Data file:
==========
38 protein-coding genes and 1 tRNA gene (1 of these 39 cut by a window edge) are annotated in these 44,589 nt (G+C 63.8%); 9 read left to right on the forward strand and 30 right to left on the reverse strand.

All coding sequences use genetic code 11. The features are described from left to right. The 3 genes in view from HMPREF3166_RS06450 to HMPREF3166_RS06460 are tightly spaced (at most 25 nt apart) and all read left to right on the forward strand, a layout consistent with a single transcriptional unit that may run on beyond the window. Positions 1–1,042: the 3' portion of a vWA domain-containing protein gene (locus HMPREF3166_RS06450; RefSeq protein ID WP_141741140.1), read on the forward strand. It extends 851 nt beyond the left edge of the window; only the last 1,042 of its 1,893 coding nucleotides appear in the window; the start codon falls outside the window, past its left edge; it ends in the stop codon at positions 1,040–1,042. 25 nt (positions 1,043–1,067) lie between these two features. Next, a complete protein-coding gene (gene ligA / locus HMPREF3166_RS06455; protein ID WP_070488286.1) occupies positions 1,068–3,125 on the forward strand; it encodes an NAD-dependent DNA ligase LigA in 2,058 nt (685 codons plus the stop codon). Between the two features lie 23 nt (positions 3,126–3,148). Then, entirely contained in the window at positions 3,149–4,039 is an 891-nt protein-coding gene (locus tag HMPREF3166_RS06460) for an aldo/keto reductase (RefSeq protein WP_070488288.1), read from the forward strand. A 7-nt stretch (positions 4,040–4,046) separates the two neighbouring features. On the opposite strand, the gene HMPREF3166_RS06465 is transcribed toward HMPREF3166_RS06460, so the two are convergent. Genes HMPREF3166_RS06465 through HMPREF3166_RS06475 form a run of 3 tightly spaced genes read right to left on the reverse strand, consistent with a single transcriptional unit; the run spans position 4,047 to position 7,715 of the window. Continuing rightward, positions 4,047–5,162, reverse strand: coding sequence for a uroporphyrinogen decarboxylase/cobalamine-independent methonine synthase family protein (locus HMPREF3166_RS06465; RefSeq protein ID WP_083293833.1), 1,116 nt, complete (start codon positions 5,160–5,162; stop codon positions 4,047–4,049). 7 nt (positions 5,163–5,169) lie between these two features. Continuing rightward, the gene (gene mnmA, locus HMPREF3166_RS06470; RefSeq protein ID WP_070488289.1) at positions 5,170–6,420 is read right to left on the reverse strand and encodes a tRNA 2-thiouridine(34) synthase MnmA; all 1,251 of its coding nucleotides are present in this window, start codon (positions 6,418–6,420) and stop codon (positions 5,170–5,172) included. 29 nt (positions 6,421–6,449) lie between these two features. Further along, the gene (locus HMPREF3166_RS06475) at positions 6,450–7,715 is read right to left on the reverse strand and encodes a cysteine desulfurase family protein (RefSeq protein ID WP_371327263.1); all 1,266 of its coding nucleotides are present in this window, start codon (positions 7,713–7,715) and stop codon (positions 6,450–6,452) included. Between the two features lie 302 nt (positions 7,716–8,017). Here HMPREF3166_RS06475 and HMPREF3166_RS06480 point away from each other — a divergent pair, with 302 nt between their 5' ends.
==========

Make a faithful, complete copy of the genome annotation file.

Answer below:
38 protein-coding genes and 1 tRNA gene (1 of these 39 cut by a window edge) are annotated in these 44,589 nt (G+C 63.8%); 9 read left to right on the forward strand and 30 right to left on the reverse strand.

All coding sequences use genetic code 11. The features are described from left to right. The 3 genes in view from HMPREF3166_RS06450 to HMPREF3166_RS06460 are tightly spaced (at most 25 nt apart) and all read left to right on the forward strand, a layout consistent with a single transcriptional unit that may run on beyond the window. Positions 1–1,042: the 3' portion of a vWA domain-containing protein gene (locus HMPREF3166_RS06450; RefSeq protein ID WP_141741140.1), read on the forward strand. It extends 851 nt beyond the left edge of the window; only the last 1,042 of its 1,893 coding nucleotides appear in the window; the start codon falls outside the window, past its left edge; it ends in the stop codon at positions 1,040–1,042. 25 nt (positions 1,043–1,067) lie between these two features. Next, a complete protein-coding gene (gene ligA / locus HMPREF3166_RS06455; protein ID WP_070488286.1) occupies positions 1,068–3,125 on the forward strand; it encodes an NAD-dependent DNA ligase LigA in 2,058 nt (685 codons plus the stop codon). Between the two features lie 23 nt (positions 3,126–3,148). Then, entirely contained in the window at positions 3,149–4,039 is an 891-nt protein-coding gene (locus tag HMPREF3166_RS06460) for an aldo/keto reductase (RefSeq protein WP_070488288.1), read from the forward strand. A 7-nt stretch (positions 4,040–4,046) separates the two neighbouring features. On the opposite strand, the gene HMPREF3166_RS06465 is transcribed toward HMPREF3166_RS06460, so the two are convergent. Genes HMPREF3166_RS06465 through HMPREF3166_RS06475 form a run of 3 tightly spaced genes read right to left on the reverse strand, consistent with a single transcriptional unit; the run spans position 4,047 to position 7,715 of the window. Continuing rightward, positions 4,047–5,162, reverse strand: coding sequence for a uroporphyrinogen decarboxylase/cobalamine-independent methonine synthase family protein (locus HMPREF3166_RS06465; RefSeq protein ID WP_083293833.1), 1,116 nt, complete (start codon positions 5,160–5,162; stop codon positions 4,047–4,049). 7 nt (positions 5,163–5,169) lie between these two features. Continuing rightward, the gene (gene mnmA, locus HMPREF3166_RS06470; RefSeq protein ID WP_070488289.1) at positions 5,170–6,420 is read right to left on the reverse strand and encodes a tRNA 2-thiouridine(34) synthase MnmA; all 1,251 of its coding nucleotides are present in this window, start codon (positions 6,418–6,420) and stop codon (positions 5,170–5,172) included. 29 nt (positions 6,421–6,449) lie between these two features. Further along, the gene (locus HMPREF3166_RS06475) at positions 6,450–7,715 is read right to left on the reverse strand and encodes a cysteine desulfurase family protein (RefSeq protein ID WP_371327263.1); all 1,266 of its coding nucleotides are present in this window, start codon (positions 7,713–7,715) and stop codon (positions 6,450–6,452) included. Between the two features lie 302 nt (positions 7,716–8,017). Here HMPREF3166_RS06475 and HMPREF3166_RS06480 point away from each other — a divergent pair, with 302 nt between their 5' ends.